Last Monday we decided it would be really nice to have a bathroom, or at least a working toilet, in the basement for the 14 guests we were having on Thanksgiving Day. Pete’s father will be 89 next week, so we certainly don’t want him to have to climb stairs, but with five kids in their “tweens”, we knew that we’d probably end up in the basement with the pool table and Wii.
To take you back, waaay back even before we moved into the bungalow, at one time the basement did have a fully-functioning bathroom, including shower. Unfortunately, the bathroom vent vented to nowhere, so the mold had to be removed before our bank would approve the mortgage.
The best (for the PO) and easiest (for us) solution was that we would tear out the bathroom before we even owned the place. Because of its condition we were going to tear it out when we moved in anyway, so for us it wasn’t a big deal, and it meant that we didn’t have to be delayed with the house-buying process.
The main (blue-and-yellow themed) bathroom had this lovely green toilet, which, apparently because of its flushing power, the PO wanted to take with him (I don’t even want to know). And while blue and yellow do make green, the blue and yellow of our bathroom would never make the green of this toilet, so I was happy for him to take it. One less thing to get rid of.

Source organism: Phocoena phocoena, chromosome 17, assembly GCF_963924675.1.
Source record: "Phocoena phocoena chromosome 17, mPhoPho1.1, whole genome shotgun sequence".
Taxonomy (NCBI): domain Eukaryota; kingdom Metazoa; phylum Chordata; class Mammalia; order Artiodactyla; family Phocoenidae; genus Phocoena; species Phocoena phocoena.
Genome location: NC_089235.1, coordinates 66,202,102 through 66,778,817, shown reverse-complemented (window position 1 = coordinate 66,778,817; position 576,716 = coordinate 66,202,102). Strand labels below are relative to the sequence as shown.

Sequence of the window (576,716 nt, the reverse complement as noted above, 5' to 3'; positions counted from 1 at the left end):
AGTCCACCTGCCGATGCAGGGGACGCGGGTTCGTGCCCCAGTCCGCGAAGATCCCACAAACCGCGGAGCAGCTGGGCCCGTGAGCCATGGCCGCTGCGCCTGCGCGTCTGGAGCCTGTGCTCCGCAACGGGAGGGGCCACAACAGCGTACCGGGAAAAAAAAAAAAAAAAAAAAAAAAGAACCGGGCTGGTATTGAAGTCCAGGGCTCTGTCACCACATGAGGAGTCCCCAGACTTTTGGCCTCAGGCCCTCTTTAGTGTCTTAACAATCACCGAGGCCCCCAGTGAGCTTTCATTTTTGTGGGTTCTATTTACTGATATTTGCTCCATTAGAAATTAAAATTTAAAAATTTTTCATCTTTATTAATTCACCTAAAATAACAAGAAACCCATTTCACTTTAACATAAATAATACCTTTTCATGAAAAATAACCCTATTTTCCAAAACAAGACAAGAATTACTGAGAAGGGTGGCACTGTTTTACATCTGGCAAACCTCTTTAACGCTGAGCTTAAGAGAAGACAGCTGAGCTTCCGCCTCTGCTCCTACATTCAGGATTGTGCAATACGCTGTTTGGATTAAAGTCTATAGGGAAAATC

So the almond-colored toilet from the basement temporarily went into the main bathroom, until this week.
I’ve definitely known for a long time that I wanted a dual-flush toilet: one button for a .9-gallon flush and a second for a full 1.6 gallons. There’s absolutely no reason why many flushes, especially liquids, can’t be successfully evacuated with less than a gallon of water. According to one source, a dual-flush toilet can reduce water usage up to 67% over our almond-colored one; the old, traditional 2.9-gallon toilet.
Dual-flush toilets are becoming more popular in the U.S., finally. There are a couple of leading manufacturers: Caroma of Australia and TOTO of Japan, but many U.S. companies have also introduced them, including Kohler and American Standard.
While not the cheapest toilets around, I think the water cost savings and the water conservation aspect are well worth the price over the long haul.
The style choices in dual-flush toilets are limited, but I think the streamlined, understated look still works well with a more traditionally-styled sink. What I really like about the Aquia is the lack of contours at the bottom which means no place for hair and other icky gross things to accumulate!
Later: Installing a toilet in five hours or less (fingers — and legs — crossed!)